Non-Graphitizable Carbons for Na-Ion Battery
The broad diffraction of 00l Bragg diffraction lines is observed in all the wide angle X-ray scattering (WAXS) patterns of the samples and the diffraction angle shifted to high angle with increase in the synthesis temperature, suggesting a disordered structure with locally ordered hexagonal carbon layers and the decrease in layer distance with elevating the temperature. These results are also in a good agreement with the previous report . The small-angle X-ray scattering (SAXS) analysis reveals enlargement of nanopore size and decrease of nanopore number in the disordered structure at higher temperatures. In Raman spectra, the G-band peaks show no significant changes among the hard carbons. In contrast, the D-band peaks become relatively wide for lower temperature carbons, which is probably due to defects in the structure and the existence of functional groups. Electron spin resonance spectroscopy (ESR) data suggests that the lower and higher temperature carbonization leads to open and close nanopores, respectively. Structural characterization by BET analysis and TEM observation further supports these results.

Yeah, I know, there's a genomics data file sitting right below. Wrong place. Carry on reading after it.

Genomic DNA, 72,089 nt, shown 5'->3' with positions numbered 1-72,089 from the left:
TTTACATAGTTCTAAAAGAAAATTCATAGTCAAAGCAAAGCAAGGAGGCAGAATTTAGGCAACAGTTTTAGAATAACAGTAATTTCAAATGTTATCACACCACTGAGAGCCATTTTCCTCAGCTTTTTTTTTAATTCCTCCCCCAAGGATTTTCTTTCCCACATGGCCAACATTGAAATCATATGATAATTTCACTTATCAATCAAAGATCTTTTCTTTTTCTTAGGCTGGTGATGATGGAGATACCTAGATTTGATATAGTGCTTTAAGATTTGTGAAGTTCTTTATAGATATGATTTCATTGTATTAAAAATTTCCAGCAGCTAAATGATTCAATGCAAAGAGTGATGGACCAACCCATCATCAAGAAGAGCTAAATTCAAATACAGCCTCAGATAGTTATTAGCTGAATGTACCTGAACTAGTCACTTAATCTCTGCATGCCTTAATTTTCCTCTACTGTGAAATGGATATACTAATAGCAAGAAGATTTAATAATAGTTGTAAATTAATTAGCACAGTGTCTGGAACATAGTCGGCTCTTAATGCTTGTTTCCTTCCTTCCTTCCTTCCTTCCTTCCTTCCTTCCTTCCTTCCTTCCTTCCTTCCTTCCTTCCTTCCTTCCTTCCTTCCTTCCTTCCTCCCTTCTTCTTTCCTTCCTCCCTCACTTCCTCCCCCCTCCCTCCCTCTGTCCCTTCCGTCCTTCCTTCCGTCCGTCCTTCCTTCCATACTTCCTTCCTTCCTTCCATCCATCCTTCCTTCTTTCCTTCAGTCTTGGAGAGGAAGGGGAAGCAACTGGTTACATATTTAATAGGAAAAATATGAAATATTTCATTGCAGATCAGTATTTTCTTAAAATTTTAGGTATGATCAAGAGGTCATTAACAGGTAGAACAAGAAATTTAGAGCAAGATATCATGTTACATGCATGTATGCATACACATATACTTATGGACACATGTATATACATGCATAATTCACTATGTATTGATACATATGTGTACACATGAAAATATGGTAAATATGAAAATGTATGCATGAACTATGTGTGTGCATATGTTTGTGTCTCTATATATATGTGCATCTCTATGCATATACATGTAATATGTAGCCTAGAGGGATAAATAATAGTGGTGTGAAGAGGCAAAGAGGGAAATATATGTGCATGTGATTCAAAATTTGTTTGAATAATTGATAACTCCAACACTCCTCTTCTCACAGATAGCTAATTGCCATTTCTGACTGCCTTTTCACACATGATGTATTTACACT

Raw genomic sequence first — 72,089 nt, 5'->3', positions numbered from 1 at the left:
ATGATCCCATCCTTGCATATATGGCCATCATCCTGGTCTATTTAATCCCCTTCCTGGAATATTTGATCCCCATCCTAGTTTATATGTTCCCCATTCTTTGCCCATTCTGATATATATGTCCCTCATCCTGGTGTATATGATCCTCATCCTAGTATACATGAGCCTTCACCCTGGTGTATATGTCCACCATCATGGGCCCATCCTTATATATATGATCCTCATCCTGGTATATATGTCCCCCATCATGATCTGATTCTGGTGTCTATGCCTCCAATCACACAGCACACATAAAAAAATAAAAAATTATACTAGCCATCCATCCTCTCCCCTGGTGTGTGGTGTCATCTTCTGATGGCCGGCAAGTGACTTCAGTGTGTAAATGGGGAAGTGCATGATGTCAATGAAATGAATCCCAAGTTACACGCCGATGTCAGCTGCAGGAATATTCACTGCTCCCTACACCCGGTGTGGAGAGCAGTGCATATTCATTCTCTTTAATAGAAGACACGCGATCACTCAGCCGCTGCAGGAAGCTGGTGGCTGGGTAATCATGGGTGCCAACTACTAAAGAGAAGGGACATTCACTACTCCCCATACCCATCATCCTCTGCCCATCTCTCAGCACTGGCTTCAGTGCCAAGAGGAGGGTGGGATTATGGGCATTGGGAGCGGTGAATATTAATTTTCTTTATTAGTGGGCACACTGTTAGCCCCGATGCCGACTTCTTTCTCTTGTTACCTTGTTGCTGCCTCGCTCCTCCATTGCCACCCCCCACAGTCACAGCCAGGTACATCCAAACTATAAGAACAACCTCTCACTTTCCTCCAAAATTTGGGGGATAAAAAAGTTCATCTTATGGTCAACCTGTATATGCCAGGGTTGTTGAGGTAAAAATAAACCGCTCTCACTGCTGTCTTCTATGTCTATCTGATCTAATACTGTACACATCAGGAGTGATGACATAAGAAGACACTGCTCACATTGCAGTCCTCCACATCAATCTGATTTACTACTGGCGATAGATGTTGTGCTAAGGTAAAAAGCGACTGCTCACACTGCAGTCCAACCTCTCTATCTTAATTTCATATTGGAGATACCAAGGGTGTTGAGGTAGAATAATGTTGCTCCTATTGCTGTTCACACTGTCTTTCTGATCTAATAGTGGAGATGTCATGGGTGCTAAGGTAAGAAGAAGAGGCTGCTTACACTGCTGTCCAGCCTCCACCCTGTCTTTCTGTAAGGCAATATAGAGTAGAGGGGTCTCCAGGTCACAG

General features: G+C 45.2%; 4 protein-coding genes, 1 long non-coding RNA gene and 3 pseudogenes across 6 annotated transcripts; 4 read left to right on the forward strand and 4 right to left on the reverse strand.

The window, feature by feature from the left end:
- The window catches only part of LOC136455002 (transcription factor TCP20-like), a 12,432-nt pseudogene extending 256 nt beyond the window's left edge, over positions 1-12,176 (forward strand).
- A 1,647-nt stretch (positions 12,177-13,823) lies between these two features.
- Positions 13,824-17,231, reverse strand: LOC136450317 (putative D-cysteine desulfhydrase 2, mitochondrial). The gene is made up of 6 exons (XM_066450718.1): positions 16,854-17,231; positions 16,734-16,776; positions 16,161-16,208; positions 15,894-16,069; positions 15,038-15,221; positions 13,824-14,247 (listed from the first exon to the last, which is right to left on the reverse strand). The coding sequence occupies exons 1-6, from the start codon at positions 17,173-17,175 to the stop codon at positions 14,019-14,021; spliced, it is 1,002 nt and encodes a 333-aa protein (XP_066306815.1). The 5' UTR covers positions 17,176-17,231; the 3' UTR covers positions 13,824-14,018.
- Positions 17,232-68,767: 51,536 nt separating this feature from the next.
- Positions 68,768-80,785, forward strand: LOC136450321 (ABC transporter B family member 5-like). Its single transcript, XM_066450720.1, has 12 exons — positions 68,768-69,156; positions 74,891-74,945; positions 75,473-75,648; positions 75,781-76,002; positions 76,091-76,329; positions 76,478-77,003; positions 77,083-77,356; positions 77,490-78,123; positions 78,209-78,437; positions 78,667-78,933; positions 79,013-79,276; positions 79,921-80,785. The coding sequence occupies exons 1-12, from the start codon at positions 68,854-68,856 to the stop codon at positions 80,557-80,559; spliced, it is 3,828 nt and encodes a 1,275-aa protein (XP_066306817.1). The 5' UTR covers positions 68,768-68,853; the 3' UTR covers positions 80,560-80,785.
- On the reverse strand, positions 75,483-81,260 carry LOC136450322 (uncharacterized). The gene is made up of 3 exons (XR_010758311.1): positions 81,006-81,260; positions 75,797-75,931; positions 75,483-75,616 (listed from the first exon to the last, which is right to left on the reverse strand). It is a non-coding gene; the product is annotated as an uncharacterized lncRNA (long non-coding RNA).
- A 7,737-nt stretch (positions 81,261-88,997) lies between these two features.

The electrochemical properties for the hard carbon, possessing different structures synthesized at different carbonization temperatures, are examined in nonaqueous lithium and sodium cells. As shown in Figure 1, charge/discharge curves for all the samples show a sloping profile region at relatively high voltage in both cells where Li+ and Na+ ions are intercalated into van der Waals gap between the hexagonal carbon layers . Moreover, a flat long plateau approaching to the equilibrium potential of Li and Na metals is observed, where the alkali atoms are inserted into the nanopores. The reversible capacity delivered in the two voltage regions is significantly influenced by the carbonization temperatures. In case of 1300°C, the high capacity of 300 mAh/g was achieved with good capacity retention in Na cell. It is noted that the temperature dependence on the reversible capacity is different for Li and Na cells. This fact also supports the difference in the structure of hard carbon synthesized at different carbonization temperatures, and Na/Li insertion mechanisms related to the nanometric structure of the carbon. State analysis of inserted sodium is performed by 23Na NMR for different carbons. The details of the correlation between carbonization temperature and the electrochemical performance of hard carbon as negative electrode materials in Li and Na cells will be presented.
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